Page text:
Amazon announced its latest updates to its Kindle line and there are some formidable products to compete with the iPad. I continue to repeat my sentiment that I believe that Kindle Fire benefits Apple in the long term because it will allow tablets to reach a wider audience by selling at a low price point. After dabbling with the budget Kindle, tablets users will continue to select the iPad because it is the clear best of breed tablet available on the market.
Lastly, I want to touch on a recycled Apple rumor from this week. The Wall Street Journal reports that Apple is working on the development of a streaming music service to compete with Pandora, Amazon and other rivals. Do not be distracted by thus resurfaced rumor. This "news" crops up periodically and would have a negligible impact on Apple's financial performance even if true. The primary benefit for Apple would be strengthening its competitive advantage and drawing more users to the Apple ecosystem, but iOS users already have enough reasons to support Apple. Another logical stealth reason is that Apple will not need to focus on increasing the storage capacity of future devices. By moving music to the cloud, Apple can reap material cost benefits in terms of storage.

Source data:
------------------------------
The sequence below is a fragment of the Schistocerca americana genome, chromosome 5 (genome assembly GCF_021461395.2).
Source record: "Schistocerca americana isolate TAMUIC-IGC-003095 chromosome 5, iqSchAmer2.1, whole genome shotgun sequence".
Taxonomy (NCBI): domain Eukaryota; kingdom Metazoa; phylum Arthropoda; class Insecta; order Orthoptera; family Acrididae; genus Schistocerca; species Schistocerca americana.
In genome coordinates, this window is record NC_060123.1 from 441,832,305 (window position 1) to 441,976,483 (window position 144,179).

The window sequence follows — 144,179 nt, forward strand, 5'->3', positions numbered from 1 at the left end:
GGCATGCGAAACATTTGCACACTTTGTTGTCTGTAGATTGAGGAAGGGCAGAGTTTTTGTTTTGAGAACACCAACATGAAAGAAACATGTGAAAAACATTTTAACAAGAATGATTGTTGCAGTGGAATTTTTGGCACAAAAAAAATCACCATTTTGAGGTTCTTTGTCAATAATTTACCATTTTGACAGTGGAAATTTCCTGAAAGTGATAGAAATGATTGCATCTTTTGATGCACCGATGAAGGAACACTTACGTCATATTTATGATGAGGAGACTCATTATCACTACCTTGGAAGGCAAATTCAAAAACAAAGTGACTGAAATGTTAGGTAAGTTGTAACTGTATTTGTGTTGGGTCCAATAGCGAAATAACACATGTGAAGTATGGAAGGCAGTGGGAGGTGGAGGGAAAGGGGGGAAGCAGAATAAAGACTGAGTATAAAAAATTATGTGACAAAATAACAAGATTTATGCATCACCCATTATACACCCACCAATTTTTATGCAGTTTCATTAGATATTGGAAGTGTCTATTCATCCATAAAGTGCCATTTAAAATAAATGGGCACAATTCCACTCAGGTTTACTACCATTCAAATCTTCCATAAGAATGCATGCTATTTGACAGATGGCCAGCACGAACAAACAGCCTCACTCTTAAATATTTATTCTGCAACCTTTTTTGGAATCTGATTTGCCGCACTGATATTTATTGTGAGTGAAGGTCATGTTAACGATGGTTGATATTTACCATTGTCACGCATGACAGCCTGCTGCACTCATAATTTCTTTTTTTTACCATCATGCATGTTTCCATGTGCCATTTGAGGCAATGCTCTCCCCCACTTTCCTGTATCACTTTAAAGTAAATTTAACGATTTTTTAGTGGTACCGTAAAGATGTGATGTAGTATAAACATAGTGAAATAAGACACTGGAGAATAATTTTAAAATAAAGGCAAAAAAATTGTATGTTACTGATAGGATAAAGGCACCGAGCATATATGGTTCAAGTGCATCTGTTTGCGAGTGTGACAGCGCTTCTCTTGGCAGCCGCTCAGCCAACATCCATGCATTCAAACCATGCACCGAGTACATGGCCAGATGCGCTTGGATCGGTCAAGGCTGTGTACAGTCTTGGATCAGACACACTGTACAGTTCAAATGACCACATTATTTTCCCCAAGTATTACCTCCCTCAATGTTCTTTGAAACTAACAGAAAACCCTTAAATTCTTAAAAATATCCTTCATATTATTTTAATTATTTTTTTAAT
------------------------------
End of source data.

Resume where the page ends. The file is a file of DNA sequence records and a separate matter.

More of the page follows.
Below I present three possible scenarios and the potential returns for the Apple options. The first scenario represents a negative outlook for Apple while the final two scenarios are more reasonable. These scenarios are forecasts and there is no guarantee that they will come to fruition. Even if you are optimistic, it is important to consider both positive and negative circumstances in order to stress your assumptions. As a general rule, selling calls with higher strike prices has greater potential return but additional risk of loss due to the lower (or lack of) downside protection. For more information on the fundamentals of covered calls, consult Investopedia.